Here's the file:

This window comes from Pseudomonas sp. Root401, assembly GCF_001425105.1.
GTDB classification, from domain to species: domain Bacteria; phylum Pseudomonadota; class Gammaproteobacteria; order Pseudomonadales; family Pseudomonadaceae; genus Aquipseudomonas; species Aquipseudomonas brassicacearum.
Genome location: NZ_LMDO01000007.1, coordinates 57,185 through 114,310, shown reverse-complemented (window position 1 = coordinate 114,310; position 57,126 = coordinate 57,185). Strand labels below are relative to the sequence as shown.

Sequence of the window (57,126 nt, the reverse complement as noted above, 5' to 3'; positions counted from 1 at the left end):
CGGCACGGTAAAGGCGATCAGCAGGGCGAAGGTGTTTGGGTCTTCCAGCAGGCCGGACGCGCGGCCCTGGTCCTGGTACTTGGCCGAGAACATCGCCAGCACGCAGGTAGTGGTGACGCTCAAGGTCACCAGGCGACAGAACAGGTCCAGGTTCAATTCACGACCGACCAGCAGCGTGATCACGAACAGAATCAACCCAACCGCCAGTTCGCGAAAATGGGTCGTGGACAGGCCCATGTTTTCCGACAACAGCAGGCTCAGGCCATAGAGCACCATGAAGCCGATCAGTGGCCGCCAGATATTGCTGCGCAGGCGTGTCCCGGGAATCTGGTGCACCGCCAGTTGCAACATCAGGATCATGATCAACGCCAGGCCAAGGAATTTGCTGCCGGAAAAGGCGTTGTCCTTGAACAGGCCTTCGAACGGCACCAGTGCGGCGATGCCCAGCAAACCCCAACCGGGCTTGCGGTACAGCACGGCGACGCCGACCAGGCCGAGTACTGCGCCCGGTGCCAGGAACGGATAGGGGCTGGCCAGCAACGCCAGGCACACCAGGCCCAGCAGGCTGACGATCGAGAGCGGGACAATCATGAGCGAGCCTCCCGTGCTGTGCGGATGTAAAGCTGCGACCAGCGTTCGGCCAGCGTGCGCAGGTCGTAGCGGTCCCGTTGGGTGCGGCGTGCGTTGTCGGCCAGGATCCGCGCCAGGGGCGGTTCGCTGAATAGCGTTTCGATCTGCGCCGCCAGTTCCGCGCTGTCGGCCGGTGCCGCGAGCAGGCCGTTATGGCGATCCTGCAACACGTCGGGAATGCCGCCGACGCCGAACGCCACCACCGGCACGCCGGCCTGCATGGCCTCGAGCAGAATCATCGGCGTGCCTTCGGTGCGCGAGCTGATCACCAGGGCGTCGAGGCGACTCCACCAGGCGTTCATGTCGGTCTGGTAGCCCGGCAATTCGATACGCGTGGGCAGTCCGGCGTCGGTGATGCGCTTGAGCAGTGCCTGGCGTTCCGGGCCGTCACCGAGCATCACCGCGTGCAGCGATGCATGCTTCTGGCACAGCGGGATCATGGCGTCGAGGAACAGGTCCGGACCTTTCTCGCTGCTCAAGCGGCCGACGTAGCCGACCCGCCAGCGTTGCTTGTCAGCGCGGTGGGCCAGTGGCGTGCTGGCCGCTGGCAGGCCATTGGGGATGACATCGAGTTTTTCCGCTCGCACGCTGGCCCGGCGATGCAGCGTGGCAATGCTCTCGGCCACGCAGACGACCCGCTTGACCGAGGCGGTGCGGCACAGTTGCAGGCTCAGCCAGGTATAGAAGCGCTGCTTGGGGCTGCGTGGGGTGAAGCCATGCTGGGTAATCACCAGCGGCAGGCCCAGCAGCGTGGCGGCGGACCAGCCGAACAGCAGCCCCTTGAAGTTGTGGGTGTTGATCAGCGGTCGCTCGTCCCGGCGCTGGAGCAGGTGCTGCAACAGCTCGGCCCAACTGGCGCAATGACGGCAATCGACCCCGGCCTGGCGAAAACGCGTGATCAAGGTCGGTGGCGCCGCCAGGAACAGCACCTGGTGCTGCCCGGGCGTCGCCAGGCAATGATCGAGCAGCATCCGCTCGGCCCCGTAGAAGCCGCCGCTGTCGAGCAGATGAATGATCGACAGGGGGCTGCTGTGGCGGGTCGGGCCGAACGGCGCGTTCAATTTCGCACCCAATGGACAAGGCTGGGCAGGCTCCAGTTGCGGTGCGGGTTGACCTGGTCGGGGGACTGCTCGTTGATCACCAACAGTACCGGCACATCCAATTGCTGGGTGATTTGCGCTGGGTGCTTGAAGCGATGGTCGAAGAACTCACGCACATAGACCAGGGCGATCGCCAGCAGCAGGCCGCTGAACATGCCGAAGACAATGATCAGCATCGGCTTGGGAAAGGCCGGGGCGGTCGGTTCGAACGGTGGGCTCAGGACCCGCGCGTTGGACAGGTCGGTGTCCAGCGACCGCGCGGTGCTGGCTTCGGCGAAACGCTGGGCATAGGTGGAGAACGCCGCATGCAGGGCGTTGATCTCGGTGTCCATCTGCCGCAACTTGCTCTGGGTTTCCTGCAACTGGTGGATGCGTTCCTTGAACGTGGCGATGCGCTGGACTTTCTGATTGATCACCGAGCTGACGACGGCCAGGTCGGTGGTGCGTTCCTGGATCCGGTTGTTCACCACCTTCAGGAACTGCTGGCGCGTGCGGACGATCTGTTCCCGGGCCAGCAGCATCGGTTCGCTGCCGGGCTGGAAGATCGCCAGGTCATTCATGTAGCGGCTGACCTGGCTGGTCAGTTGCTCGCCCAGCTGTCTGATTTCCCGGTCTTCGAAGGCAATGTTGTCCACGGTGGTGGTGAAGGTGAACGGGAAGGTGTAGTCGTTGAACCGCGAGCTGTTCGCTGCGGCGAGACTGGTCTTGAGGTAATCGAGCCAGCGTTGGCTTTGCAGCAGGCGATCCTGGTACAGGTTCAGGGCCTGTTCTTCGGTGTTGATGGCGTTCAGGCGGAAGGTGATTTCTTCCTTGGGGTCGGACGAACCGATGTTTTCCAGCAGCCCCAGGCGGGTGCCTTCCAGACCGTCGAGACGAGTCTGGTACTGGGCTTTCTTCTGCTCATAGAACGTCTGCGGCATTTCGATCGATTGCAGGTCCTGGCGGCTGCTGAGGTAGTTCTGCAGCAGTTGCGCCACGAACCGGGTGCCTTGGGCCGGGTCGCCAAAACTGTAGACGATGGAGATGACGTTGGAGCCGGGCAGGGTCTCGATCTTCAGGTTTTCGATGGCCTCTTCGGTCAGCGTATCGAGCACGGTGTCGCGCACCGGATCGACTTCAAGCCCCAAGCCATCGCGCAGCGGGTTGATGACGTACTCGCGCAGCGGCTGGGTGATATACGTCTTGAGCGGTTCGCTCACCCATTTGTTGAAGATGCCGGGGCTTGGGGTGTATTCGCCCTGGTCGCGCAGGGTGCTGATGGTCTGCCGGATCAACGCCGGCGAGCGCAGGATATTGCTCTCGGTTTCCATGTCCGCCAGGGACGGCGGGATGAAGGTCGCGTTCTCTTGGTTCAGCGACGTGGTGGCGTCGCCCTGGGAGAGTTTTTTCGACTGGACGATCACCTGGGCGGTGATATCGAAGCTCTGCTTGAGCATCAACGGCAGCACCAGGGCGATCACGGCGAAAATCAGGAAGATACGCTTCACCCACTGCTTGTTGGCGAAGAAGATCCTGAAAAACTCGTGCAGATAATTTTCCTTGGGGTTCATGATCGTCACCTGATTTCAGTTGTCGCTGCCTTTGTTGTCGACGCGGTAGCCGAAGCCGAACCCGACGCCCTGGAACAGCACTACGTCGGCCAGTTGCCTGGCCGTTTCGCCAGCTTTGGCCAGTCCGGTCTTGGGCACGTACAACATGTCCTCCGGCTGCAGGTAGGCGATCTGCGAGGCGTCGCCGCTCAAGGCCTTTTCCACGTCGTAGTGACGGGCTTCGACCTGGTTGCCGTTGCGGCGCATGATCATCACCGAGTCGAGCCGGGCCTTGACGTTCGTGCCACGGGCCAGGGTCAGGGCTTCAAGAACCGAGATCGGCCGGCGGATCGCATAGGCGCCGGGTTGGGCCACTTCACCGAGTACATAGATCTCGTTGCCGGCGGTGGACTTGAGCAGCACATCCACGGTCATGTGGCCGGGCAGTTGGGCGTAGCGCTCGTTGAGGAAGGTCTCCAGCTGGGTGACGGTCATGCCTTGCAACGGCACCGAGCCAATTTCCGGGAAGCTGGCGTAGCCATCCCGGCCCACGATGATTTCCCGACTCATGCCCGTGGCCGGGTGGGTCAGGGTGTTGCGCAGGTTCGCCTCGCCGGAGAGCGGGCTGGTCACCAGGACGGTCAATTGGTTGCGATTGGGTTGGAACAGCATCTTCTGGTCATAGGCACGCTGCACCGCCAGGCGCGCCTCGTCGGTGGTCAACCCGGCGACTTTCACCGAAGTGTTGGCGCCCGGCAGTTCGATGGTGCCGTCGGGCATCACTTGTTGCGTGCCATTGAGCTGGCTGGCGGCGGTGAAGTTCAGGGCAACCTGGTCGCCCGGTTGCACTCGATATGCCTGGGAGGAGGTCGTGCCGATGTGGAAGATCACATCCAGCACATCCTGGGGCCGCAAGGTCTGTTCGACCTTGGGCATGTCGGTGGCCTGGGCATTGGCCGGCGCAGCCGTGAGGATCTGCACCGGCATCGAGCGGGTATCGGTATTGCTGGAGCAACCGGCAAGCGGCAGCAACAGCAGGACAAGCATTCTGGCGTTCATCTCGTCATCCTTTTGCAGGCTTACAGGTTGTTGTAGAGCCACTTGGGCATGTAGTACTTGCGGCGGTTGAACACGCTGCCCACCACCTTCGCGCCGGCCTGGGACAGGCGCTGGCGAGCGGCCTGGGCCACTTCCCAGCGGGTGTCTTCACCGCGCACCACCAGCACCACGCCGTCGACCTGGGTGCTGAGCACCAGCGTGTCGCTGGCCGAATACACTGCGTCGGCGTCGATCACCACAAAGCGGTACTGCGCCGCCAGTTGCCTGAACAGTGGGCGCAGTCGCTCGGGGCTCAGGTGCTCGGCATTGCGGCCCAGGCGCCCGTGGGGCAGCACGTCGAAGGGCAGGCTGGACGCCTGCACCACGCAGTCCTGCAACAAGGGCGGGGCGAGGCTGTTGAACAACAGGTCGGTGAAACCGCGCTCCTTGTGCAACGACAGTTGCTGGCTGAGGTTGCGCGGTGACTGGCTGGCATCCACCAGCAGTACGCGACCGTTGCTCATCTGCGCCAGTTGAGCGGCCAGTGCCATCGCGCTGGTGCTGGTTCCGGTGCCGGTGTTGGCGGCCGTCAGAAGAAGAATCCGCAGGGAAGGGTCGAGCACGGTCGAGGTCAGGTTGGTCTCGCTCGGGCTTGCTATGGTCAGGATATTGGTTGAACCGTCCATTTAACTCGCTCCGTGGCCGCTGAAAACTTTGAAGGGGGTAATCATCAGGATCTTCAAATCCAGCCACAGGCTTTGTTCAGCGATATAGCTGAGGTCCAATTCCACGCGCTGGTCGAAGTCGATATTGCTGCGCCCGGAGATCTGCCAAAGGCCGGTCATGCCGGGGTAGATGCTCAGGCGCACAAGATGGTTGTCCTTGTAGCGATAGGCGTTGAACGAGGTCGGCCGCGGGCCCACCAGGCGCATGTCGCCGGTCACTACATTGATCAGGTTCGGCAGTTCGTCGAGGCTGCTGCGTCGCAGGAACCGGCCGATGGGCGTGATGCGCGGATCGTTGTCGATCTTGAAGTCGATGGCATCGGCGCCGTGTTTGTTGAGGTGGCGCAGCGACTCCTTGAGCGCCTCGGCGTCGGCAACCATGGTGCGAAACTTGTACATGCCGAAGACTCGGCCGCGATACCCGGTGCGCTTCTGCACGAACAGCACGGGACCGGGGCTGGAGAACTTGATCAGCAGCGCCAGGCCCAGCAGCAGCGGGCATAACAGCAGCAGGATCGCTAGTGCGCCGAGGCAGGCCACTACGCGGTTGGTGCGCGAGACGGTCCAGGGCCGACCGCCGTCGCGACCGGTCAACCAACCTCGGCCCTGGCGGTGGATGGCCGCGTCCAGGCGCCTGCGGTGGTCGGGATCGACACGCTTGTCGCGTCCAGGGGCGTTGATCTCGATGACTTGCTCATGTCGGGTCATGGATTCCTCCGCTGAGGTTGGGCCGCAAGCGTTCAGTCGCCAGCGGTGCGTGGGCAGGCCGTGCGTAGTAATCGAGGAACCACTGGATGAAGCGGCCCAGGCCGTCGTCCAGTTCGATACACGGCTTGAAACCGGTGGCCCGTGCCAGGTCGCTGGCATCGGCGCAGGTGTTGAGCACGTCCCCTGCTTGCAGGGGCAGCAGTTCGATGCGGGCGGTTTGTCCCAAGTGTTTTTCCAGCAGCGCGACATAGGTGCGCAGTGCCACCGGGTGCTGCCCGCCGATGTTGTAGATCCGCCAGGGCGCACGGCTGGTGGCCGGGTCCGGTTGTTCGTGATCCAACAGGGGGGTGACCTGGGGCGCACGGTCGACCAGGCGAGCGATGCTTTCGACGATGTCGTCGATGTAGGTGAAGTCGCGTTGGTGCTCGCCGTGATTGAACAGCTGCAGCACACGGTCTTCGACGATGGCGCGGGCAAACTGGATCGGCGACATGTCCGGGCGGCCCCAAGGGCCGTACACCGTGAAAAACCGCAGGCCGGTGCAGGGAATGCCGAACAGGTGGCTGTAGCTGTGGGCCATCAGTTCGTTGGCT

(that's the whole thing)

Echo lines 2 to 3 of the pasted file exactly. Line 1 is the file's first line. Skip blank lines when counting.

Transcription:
GTDB classification, from domain to species: domain Bacteria; phylum Pseudomonadota; class Gammaproteobacteria; order Pseudomonadales; family Pseudomonadaceae; genus Aquipseudomonas; species Aquipseudomonas brassicacearum.
Genome location: NZ_LMDO01000007.1, coordinates 57,185 through 114,310, shown reverse-complemented (window position 1 = coordinate 114,310; position 57,126 = coordinate 57,185). Strand labels below are relative to the sequence as shown.